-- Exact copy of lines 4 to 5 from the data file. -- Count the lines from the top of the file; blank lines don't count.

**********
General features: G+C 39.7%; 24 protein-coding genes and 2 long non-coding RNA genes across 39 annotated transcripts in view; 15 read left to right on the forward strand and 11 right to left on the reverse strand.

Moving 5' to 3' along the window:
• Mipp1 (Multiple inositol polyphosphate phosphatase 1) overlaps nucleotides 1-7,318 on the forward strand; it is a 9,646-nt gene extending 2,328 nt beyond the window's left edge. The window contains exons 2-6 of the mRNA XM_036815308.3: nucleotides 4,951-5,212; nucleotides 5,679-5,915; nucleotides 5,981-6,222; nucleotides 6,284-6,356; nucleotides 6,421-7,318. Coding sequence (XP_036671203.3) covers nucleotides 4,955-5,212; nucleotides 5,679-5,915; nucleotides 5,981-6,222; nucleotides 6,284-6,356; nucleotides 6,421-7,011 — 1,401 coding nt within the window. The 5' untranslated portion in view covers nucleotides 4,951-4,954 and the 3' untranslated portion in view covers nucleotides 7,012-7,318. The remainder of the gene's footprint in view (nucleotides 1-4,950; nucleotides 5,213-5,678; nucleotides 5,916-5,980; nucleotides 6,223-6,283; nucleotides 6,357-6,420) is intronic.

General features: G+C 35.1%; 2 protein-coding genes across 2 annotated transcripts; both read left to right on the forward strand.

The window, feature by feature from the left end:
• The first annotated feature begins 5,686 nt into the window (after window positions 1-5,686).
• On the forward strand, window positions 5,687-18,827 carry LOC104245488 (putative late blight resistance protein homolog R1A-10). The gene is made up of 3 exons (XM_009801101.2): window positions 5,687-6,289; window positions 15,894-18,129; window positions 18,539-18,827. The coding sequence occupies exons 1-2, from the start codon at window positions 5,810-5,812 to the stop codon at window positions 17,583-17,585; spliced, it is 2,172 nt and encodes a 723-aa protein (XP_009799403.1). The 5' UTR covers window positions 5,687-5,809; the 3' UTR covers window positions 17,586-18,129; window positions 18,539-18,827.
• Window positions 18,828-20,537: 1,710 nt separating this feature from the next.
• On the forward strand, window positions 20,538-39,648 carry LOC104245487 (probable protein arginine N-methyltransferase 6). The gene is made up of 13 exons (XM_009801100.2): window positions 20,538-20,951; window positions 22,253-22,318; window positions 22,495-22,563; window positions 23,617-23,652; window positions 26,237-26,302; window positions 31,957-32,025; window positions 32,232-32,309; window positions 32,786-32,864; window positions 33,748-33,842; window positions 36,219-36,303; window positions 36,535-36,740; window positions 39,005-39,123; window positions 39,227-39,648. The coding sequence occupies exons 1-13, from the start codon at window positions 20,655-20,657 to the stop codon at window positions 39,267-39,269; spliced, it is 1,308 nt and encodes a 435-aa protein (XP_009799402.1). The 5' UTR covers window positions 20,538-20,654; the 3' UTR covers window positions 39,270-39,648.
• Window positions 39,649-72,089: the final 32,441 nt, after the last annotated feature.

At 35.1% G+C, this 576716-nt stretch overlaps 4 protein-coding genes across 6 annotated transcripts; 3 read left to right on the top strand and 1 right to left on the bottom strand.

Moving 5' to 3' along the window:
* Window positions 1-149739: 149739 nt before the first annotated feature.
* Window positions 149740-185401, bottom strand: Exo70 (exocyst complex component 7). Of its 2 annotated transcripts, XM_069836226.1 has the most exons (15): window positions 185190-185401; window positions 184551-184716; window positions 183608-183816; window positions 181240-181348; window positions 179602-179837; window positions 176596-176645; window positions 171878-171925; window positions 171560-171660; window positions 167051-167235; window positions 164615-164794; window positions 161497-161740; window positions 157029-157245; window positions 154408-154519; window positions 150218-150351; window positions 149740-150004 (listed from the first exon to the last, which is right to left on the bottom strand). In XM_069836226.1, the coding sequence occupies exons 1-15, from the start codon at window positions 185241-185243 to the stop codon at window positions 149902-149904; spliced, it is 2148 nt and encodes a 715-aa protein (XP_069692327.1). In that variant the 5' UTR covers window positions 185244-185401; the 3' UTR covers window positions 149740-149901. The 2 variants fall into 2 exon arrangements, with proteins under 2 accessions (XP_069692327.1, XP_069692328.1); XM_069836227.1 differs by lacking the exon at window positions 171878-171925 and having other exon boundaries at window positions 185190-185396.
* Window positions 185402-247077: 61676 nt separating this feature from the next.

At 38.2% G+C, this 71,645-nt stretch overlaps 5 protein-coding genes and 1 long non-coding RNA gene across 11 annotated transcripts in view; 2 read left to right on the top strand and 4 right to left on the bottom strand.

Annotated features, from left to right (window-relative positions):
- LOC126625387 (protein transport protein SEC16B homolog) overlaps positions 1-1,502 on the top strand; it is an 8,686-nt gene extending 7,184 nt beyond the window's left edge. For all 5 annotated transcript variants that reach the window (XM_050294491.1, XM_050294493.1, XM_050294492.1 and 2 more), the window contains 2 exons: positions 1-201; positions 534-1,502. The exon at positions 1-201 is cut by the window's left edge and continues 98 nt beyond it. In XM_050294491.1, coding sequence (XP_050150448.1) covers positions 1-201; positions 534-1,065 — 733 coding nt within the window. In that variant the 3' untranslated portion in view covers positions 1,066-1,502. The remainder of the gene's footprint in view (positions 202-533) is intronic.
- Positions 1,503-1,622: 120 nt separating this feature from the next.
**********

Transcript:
General features: G+C 35.1%; 2 protein-coding genes across 2 annotated transcripts; both read left to right on the forward strand.

The window, feature by feature from the left end: